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Bank of Canada Governor Stephen Poloz listens to a question during a news conference in Ottawa, on Jan. 9, 2019.Chris Wattie/Reuters

The Bank of Canada has put planned higher interest rates on hold for now in the face of a new, grimmer forecast that shows Canada’s economy is slowing down fast.

As it did in December, the central bank left its benchmark rate at 1.75 per cent on Wednesday as the economy slows as a result of lower oil prices, weaker housing activity and the U.S.-China trade clash.

The Bank of Canada insists it’s still committed to getting interest rates back up to neutral – the level where they are neither driving the economy forward nor slowing it down – but only “over time.”

“The appropriate pace of rate increases will depend on how the outlook evolves, with a particular focus on developments in oil markets, the Canadian housing market, and global trade policy,” the bank said in a statement.

For homeowners and consumers, this means a reprieve of at least a few months from higher rates on mortgages and car loans. The downside is that the economy is clearly deteriorating, and that will likely mean less business activity and poorer job prospects in 2019.

The bank’s new qualified commitment to raise rates “over time” is meant to “inject ambiguity” into what it will do in the months ahead, Bank of Canada Governor Stephen Poloz explained to reporters. He said the bank is hoping to have a clearer picture of how the economy is evolving by the time it releases its next forecast in April.

“It’s all about the data,” Mr. Poloz said.

“The Bank of Canada has taken itself out of the rate hike game, and its message … suggests that it isn’t quite as sure about when it will come off the sidelines and hike again,” CIBC chief economist Avery Shenfeld said in a research note.

As recently as the fall, many analysts were expecting up to three rate hikes from the central bank this year. The bank estimates its neutral rate is about 3 per cent, or 1.25 percentage points above where the rate is now. The bank has already hiked rates five times since mid-2017. In spite of that, longer-term interest rates have been falling in recent months and many analysts are predicting lenders may soon cut rates on home mortgages.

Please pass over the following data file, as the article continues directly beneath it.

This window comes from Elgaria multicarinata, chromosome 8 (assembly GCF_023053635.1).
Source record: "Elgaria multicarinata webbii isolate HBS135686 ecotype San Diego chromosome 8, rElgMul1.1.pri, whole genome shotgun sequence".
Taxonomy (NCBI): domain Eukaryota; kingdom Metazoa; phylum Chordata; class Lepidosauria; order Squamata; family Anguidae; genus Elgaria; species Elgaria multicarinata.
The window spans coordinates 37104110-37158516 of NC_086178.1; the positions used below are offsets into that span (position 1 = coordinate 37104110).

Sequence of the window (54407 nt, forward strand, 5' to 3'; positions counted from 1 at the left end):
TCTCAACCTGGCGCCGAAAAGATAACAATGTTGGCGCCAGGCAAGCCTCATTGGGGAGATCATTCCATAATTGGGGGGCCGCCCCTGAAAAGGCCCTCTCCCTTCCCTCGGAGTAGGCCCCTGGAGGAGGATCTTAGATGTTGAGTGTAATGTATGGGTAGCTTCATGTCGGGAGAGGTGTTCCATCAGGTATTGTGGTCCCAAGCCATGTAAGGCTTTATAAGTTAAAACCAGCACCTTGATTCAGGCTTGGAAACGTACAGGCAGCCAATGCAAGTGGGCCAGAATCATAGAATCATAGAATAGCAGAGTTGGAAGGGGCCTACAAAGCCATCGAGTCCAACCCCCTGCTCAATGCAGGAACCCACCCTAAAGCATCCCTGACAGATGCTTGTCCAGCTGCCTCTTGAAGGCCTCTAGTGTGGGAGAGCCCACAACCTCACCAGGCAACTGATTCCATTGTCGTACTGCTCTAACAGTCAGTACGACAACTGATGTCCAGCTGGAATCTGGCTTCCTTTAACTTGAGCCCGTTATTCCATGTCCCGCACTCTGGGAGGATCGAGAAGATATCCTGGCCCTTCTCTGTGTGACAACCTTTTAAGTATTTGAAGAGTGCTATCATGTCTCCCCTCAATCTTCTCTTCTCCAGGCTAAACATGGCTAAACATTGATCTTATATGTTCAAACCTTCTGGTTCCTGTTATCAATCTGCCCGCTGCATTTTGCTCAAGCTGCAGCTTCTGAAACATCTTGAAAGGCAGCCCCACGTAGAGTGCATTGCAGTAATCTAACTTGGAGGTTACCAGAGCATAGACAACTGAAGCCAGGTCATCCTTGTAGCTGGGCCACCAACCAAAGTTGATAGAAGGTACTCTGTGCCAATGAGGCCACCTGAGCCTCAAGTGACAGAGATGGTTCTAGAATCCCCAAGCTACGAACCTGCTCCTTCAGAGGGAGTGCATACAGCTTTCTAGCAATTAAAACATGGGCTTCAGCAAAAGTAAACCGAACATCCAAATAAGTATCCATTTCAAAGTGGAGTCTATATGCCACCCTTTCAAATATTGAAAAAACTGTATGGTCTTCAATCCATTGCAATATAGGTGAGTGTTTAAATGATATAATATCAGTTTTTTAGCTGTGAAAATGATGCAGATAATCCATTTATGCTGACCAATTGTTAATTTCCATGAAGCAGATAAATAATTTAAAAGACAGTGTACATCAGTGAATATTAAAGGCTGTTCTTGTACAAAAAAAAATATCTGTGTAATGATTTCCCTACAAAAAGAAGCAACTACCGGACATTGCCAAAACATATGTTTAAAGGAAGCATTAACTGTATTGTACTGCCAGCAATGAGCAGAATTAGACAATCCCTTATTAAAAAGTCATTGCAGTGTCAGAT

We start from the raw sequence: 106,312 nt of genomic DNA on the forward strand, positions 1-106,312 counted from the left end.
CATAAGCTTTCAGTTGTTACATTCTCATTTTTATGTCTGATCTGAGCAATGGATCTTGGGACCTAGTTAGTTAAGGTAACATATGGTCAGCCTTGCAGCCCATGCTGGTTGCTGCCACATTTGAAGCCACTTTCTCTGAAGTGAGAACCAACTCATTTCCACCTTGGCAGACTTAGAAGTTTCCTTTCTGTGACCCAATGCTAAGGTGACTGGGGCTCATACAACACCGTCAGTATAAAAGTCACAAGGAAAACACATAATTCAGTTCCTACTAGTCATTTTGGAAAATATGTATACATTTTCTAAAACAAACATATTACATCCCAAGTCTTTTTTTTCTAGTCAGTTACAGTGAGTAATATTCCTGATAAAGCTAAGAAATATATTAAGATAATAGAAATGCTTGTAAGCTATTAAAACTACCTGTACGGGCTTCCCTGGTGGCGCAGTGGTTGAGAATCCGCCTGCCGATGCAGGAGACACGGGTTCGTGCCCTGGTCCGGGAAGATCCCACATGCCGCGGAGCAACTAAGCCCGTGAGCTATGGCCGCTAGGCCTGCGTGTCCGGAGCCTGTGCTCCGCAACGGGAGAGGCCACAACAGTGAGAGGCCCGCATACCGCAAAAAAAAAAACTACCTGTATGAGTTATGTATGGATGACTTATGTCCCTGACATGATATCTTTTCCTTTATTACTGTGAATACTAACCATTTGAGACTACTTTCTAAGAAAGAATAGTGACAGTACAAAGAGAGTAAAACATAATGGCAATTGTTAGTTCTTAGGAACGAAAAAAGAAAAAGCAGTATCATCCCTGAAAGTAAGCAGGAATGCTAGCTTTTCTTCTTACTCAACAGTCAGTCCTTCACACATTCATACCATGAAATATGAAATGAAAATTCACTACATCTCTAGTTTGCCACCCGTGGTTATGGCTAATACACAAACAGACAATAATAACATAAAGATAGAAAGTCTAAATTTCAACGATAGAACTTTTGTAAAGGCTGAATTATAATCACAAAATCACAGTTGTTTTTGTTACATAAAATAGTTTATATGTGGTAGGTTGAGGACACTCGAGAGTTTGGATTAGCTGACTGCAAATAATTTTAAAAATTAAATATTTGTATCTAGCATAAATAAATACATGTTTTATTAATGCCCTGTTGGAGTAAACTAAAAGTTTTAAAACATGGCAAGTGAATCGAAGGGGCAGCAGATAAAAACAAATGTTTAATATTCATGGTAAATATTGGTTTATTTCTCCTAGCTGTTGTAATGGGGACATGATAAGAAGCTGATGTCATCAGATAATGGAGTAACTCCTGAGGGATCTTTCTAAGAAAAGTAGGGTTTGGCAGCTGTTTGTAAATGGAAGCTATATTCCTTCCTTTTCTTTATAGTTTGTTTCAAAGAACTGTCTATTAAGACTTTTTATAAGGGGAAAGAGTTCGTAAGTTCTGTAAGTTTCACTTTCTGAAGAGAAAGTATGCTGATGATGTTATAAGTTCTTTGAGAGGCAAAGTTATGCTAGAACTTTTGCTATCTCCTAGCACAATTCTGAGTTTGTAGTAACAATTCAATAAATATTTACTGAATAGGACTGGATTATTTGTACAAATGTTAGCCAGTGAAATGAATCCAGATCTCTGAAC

Gluskin Scheff chief economist and strategist David Rosenberg said the bank has shifted from being “hawkish” on wanting higher rates to “dovish” in the span of a few short months. “The next move may very well be a rate cut,” he said.

The bank also released its first quarterly forecast of 2019, highlighted by a sharp downgrade in GDP growth. The Bank of Canada says the economy will grow just 1.7 per cent this year, down sharply from its previous forecast of 2.1 per cent, and below the estimated 2-per-cent pace of 2018.

The central bank pointed out that the U.S.-China tariff fight is “weighing on” the global economy, depressing the prices for many of the commodities that dominate Canadian exports.

The bank also highlighted that housing activity has been “weaker than expected” as home buyers adjust to tougher mortgage rules, new restrictions on foreign buyers in some provinces and previous mortgage rate hikes. It’s the bank’s first hint that the real estate slump in Toronto and Vancouver may be worse than initially thought.

Nonetheless, the Bank of Canada reckons the economic swoon will be short-lived, lasting only through the first half of the year. It says the economy will grow 2.1 per cent in 2020, up from its previous estimate of 1.9 per cent. It bases its optimism on a host of factors, including an expectation of stronger exports, higher investments outside the oil patch, a cheaper Canadian dollar and the positive impact of the newly agreed USMCA, which will replace the North American free-trade agreement.

“Our belief is that the economy will be back to where it was a few months ago within a few months," Mr. Poloz told reporters.

The most significant change in the Bank of Canada’s short-term thinking comes from the drop in oil prices, which is hurting business investment and the value of Canadian exports. The price of crude – at roughly US$52 a barrel – is 25 per cent lower than the central bank expected in October. The recent oil-price slump is now projected to shave 0.5 per cent off the level of GDP by the end of 2020. And the bank expects investment in Canada’s oil and gas sector to fall 12 per cent this year. The industry now accounts for roughly 15 per cent of business investment in Canada, down from 30 per cent in 2014, largely reflecting the cancellation and postponement of numerous projects in the oil sands.

The grimmer forecast comes in spite of a significant narrowing of the gap between the price of Western Canadian Select (WCS) – the benchmark for Canadian heavy crude – and West Texas intermediate (WTI). That price differential is down to less than US$10 from more than US$50 in October.

Inflation is expected to dip temporarily below the central bank’s guiding 2-per-cent target for much of this year, largely because of the effect of lower energy prices. The bank expects inflation to be back to near target by the third quarter of this year.

The central bank cautioned that its forecast is subject to “several upside and downside risks.” Among other things, it said trade tensions may ease, the price of crude could bounce back and the U.S. economy could keep growing at a healthy clip.

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